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Big projects remain on schedule, budget

Courthouse, jail plans head to commission

POSTED: June 27, 2013 12:27 a.m.
 

Construction on the new jail and courthouse should start July 8, reportedly on schedule and within budget.

During a meeting Tuesday, the SPLOST VII Jail/Courthouse Project Team recommended approval of the budget and guaranteed maximum price for construction at nearly $82 million.

The sales tax budget of about $98.4 million falls under the $100 million approved by voters.

A separate $5.3 million from an agreement with the city of Cumming will fund work not identified in the original project scope, such as a second parking deck and land acquisition.

The Forsyth County commission will take the final vote on the project budget July 2. If approved, work will begin at the downtown Cumming sites July 8.

Voters approved the new facilities as part of the November 2011 referendum for a new round of the special purpose local option sales tax, or SPLOST, anticipated to collect about $200 million in six years.

Also Tuesday, the project team approved a change in materials for the jail and courthouse in agreeing with the guaranteed maximum price.

An increase in the cost of labor actually led to a more expensive material becoming affordable in the project budget, since it requires fewer workers to install, said Mark Alles, deputy operation manager with Turner Construction. The firm is heading construction of the facilities with Winter Construction.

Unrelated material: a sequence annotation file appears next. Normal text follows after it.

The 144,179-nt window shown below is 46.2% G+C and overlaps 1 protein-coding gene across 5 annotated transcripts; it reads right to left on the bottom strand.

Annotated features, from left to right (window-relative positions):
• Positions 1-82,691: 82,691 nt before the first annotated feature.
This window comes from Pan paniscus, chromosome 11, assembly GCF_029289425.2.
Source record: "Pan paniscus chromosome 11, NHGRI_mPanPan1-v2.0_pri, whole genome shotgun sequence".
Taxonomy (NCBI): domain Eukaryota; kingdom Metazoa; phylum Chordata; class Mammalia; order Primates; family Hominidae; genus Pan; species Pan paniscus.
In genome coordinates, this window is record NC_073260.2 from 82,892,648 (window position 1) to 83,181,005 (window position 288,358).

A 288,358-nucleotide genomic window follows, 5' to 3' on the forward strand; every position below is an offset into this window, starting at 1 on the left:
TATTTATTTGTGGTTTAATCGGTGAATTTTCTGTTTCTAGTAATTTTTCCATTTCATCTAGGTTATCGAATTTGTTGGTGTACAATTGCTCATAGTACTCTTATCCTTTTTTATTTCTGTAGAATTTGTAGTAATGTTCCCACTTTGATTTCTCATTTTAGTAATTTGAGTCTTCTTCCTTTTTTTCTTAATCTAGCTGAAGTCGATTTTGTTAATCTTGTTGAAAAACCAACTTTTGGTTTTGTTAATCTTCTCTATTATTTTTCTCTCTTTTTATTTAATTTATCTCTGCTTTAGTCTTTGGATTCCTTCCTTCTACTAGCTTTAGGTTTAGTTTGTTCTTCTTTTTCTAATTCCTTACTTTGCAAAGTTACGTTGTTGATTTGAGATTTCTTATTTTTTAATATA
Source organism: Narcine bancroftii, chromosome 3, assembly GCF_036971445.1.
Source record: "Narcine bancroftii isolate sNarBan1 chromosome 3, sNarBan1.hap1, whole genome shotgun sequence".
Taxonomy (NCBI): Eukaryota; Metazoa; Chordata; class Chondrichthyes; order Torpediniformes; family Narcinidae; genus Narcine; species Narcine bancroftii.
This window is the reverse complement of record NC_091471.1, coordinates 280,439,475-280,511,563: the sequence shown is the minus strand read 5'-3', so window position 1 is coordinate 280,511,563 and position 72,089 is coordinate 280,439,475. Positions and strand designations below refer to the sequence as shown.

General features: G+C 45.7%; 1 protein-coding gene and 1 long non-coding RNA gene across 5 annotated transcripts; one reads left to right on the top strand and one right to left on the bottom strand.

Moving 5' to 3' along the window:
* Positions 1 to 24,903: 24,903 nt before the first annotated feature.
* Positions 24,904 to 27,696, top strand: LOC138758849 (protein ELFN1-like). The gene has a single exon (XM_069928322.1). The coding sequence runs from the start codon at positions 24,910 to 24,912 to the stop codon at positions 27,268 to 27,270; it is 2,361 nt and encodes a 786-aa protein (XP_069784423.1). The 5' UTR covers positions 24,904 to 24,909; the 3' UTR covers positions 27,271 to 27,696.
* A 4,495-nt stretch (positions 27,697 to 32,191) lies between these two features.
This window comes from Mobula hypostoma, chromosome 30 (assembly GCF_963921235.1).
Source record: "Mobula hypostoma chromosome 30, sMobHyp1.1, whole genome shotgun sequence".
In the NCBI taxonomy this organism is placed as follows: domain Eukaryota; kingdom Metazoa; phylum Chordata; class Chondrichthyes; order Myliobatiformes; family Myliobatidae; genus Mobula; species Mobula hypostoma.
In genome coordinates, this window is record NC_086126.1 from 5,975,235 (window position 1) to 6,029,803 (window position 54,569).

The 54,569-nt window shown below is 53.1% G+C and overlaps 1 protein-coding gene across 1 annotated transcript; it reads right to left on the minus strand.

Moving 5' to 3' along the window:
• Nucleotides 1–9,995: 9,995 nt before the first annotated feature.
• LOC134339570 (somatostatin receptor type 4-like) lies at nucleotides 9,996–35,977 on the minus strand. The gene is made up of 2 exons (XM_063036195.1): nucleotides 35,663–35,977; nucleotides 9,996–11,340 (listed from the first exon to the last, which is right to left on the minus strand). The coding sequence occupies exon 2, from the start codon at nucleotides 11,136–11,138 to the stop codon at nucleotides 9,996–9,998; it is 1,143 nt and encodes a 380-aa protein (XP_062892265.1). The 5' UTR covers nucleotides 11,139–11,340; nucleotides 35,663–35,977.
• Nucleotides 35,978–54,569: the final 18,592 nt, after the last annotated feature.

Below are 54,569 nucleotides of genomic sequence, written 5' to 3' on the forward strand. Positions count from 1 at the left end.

“When we can upgrade at a lower cost, we thought it was a fairly easy decision,” Alles said. “It’s a much better wall.  We didn’t think we could afford it, but with the labor market making the dramatic shift it did in the last quarter, we had to go to it to save money.”

The prefabricated wall will provide the base for a thin brick cover, so the courthouse and jail still will have the same outer appearance.

Program manager Joe Lee said the material will allow the building to have a life of 50 to 100 years. The exterior also provides better insulation, which means lower energy costs.

The cost of pure masonry, or brick and stone, would have been nearly $5 million more because of the necessary labor, he said.

The committee asked several questions about the change in material before agreeing to the recommendation.

 

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